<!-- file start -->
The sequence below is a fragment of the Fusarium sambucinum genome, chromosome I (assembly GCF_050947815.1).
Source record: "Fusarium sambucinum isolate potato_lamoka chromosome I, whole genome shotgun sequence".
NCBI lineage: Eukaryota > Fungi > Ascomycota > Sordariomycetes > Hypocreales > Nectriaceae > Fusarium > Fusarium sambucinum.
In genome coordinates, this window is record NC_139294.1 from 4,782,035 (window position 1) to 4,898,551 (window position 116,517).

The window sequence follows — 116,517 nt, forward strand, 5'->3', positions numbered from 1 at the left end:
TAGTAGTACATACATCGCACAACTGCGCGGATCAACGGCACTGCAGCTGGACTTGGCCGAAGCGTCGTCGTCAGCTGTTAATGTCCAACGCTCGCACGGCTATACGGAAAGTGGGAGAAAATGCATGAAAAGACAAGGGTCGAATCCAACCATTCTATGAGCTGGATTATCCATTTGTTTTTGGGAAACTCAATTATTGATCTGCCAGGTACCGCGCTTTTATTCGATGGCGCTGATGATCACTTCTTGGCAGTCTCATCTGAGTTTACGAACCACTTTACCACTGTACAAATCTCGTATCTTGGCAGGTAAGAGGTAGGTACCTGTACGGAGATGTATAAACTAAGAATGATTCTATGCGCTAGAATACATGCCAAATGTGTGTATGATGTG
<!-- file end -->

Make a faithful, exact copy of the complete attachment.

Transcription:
The sequence below is a fragment of the Fusarium sambucinum genome, chromosome I (assembly GCF_050947815.1).
Source record: "Fusarium sambucinum isolate potato_lamoka chromosome I, whole genome shotgun sequence".
NCBI lineage: Eukaryota > Fungi > Ascomycota > Sordariomycetes > Hypocreales > Nectriaceae > Fusarium > Fusarium sambucinum.
In genome coordinates, this window is record NC_139294.1 from 4,782,035 (window position 1) to 4,898,551 (window position 116,517).

The window sequence follows — 116,517 nt, forward strand, 5'->3', positions numbered from 1 at the left end:
TAGTAGTACATACATCGCACAACTGCGCGGATCAACGGCACTGCAGCTGGACTTGGCCGAAGCGTCGTCGTCAGCTGTTAATGTCCAACGCTCGCACGGCTATACGGAAAGTGGGAGAAAATGCATGAAAAGACAAGGGTCGAATCCAACCATTCTATGAGCTGGATTATCCATTTGTTTTTGGGAAACTCAATTATTGATCTGCCAGGTACCGCGCTTTTATTCGATGGCGCTGATGATCACTTCTTGGCAGTCTCATCTGAGTTTACGAACCACTTTACCACTGTACAAATCTCGTATCTTGGCAGGTAAGAGGTAGGTACCTGTACGGAGATGTATAAACTAAGAATGATTCTATGCGCTAGAATACATGCCAAATGTGTGTATGATGTG